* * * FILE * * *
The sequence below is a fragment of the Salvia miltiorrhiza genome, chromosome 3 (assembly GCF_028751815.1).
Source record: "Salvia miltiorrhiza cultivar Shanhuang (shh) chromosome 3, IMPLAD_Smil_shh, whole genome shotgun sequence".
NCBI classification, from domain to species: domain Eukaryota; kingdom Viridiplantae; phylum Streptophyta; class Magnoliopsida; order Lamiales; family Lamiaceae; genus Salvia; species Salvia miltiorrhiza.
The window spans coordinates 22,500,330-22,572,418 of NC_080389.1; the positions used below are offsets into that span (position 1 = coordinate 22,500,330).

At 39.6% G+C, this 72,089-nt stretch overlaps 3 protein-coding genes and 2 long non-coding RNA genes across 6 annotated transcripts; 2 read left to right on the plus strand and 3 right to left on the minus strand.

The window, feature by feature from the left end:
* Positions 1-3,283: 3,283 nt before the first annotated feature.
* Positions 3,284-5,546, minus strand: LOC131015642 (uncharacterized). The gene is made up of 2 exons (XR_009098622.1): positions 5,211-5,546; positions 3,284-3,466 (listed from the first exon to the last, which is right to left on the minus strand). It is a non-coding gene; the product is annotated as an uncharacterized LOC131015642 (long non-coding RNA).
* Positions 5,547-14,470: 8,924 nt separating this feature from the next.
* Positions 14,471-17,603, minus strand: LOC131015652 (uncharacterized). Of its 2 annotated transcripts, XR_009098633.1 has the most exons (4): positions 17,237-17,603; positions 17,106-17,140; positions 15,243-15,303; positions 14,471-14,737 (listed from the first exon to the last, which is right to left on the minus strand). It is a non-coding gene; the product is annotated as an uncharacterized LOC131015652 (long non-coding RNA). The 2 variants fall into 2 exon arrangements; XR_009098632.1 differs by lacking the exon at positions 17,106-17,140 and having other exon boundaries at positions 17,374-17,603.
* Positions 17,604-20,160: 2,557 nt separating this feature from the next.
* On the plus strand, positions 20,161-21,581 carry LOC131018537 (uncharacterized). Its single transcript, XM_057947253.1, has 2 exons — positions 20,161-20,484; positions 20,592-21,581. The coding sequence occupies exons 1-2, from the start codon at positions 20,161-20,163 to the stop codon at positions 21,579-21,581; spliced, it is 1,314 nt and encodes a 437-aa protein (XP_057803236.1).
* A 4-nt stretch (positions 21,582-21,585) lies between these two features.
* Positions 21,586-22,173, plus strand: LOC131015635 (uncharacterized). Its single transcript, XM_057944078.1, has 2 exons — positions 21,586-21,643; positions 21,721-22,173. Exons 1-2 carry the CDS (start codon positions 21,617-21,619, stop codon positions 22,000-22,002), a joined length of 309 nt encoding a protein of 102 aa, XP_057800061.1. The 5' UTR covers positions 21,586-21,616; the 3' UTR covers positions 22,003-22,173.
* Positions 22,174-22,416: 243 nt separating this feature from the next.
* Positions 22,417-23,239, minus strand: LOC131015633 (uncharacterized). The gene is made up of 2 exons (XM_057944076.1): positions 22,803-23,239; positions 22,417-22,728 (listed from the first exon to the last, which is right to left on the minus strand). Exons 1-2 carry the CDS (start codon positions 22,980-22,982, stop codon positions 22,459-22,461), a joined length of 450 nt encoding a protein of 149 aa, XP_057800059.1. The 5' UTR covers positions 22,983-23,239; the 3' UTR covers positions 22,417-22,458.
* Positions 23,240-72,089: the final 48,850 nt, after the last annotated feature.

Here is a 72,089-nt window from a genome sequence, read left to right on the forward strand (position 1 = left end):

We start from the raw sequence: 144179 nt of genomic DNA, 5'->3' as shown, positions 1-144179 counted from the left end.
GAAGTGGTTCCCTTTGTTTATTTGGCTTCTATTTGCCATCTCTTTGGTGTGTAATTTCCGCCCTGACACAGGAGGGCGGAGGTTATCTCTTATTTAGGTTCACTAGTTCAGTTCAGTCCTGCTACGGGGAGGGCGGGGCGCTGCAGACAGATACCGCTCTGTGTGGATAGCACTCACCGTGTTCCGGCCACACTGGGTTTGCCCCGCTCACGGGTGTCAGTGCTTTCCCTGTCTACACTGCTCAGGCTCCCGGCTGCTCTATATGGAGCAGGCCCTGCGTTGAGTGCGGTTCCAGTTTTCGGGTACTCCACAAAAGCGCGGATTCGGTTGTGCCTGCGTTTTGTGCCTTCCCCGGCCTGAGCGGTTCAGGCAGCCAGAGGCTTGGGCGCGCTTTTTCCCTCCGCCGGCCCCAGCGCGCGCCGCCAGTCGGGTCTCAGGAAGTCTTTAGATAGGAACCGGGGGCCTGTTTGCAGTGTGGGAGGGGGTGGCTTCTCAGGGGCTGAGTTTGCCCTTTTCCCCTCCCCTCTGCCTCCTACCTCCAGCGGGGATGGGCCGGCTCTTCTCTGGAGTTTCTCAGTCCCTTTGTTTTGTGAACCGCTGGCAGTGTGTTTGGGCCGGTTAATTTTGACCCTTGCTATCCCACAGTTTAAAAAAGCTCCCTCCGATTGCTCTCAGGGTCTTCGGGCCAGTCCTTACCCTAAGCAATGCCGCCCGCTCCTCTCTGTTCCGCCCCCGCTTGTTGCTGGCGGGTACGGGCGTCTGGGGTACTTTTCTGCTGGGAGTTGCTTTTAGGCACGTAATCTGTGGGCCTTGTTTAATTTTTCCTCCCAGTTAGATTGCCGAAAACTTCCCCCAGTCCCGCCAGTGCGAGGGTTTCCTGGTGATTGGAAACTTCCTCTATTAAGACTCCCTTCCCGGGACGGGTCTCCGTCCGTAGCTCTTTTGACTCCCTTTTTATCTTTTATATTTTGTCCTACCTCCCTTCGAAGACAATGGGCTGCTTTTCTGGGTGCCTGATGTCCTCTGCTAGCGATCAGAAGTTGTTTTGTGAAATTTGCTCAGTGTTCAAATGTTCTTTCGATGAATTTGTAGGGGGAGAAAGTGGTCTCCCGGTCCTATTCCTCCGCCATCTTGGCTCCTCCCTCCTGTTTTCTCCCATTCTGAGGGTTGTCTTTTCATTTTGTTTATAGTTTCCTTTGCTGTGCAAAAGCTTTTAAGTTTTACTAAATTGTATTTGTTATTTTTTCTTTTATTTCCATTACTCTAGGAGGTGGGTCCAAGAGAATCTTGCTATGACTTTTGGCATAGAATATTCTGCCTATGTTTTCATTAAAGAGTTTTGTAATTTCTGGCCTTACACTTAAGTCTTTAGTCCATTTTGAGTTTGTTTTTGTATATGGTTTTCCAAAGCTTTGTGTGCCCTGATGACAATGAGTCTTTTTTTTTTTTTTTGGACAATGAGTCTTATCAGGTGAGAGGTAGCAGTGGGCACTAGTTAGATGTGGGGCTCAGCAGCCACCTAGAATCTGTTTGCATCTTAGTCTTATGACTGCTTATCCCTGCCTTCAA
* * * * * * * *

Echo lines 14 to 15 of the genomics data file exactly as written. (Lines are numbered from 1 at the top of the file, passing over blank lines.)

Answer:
* Positions 21,586-22,173, plus strand: LOC131015635 (uncharacterized). Its single transcript, XM_057944078.1, has 2 exons — positions 21,586-21,643; positions 21,721-22,173. Exons 1-2 carry the CDS (start codon positions 21,617-21,619, stop codon positions 22,000-22,002), a joined length of 309 nt encoding a protein of 102 aa, XP_057800061.1. The 5' UTR covers positions 21,586-21,616; the 3' UTR covers positions 22,003-22,173.
* Positions 22,174-22,416: 243 nt separating this feature from the next.